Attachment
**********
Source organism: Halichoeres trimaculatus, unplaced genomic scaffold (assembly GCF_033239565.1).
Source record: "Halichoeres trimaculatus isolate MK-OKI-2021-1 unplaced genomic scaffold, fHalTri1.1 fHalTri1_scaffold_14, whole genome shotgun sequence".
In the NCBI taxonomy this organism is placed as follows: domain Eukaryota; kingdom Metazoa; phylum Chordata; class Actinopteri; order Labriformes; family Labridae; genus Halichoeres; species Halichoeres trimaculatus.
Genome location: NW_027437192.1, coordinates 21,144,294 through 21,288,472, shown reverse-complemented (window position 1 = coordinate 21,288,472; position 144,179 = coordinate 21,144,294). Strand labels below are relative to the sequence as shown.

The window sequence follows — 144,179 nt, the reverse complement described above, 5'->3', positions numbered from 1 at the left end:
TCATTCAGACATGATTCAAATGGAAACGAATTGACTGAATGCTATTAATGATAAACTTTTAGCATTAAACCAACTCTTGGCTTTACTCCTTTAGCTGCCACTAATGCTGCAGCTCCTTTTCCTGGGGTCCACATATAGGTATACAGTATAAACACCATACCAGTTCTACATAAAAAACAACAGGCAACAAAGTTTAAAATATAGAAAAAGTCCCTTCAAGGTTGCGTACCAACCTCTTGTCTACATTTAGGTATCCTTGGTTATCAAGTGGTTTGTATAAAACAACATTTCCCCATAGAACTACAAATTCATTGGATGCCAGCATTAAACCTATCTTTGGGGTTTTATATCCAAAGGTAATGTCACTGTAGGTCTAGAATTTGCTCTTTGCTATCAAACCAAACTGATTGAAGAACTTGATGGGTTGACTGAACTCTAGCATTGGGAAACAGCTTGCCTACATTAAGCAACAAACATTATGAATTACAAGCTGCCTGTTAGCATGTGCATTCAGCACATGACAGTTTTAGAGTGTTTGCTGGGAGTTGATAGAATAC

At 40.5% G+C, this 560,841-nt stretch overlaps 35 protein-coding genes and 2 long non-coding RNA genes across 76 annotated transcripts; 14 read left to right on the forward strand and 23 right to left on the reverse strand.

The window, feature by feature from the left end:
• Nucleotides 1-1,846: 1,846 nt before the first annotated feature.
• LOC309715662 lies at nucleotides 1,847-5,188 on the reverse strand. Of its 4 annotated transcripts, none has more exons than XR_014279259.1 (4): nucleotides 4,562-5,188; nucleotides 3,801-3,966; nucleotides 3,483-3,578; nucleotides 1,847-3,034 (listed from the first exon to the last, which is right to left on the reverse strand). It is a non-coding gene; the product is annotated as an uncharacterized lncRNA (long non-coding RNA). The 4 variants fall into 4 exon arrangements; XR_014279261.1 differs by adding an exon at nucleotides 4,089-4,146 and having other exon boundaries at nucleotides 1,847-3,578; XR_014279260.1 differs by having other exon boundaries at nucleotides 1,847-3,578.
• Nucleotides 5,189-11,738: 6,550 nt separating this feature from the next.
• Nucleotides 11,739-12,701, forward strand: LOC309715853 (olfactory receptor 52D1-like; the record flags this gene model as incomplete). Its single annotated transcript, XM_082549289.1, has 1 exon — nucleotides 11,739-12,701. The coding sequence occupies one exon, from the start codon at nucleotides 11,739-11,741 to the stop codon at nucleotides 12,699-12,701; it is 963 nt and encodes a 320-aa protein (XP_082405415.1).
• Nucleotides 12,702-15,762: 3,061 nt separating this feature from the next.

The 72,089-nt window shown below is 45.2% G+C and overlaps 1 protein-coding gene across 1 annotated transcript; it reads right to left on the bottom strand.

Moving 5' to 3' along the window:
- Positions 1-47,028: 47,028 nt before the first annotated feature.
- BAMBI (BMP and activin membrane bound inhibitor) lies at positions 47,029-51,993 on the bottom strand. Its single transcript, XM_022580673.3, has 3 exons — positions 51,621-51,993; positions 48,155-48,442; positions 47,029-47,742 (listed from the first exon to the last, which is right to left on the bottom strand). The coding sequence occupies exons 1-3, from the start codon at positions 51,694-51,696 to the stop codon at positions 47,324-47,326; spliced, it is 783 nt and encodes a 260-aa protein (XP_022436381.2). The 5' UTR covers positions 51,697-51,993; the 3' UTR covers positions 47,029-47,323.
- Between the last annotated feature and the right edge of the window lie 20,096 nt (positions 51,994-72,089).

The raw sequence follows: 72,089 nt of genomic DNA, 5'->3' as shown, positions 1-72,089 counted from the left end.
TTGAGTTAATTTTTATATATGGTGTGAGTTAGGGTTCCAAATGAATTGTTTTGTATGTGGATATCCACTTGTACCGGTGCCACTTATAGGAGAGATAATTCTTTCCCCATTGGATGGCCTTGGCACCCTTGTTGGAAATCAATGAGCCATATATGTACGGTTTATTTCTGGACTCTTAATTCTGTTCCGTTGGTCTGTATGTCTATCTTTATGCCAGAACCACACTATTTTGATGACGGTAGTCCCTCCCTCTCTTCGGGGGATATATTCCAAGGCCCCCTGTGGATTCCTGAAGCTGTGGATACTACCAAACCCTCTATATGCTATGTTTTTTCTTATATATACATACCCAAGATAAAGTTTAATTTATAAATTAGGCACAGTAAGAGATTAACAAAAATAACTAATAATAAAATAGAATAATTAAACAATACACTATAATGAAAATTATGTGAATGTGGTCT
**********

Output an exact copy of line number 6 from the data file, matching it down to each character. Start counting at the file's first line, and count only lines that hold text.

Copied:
TCATTCAGACATGATTCAAATGGAAACGAATTGACTGAATGCTATTAATGATAAACTTTTAGCATTAAACCAACTCTTGGCTTTACTCCTTTAGCTGCCACTAATGCTGCAGCTCCTTTTCCTGGGGTCCACATATAGGTATACAGTATAAACACCATACCAGTTCTACATAAAAAACAACAGGCAACAAAGTTTAAAATATAGAAAAAGTCCCTTCAAGGTTGCGTACCAACCTCTTGTCTACATTTAGGTATCCTTGGTTATCAAGTGGTTTGTATAAAACAACATTTCCCCATAGAACTACAAATTCATTGGATGCCAGCATTAAACCTATCTTTGGGGTTTTATATCCAAAGGTAATGTCACTGTAGGTCTAGAATTTGCTCTTTGCTATCAAACCAAACTGATTGAAGAACTTGATGGGTTGACTGAACTCTAGCATTGGGAAACAGCTTGCCTACATTAAGCAACAAACATTATGAATTACAAGCTGCCTGTTAGCATGTGCATTCAGCACATGACAGTTTTAGAGTGTTTGCTGGGAGTTGATAGAATAC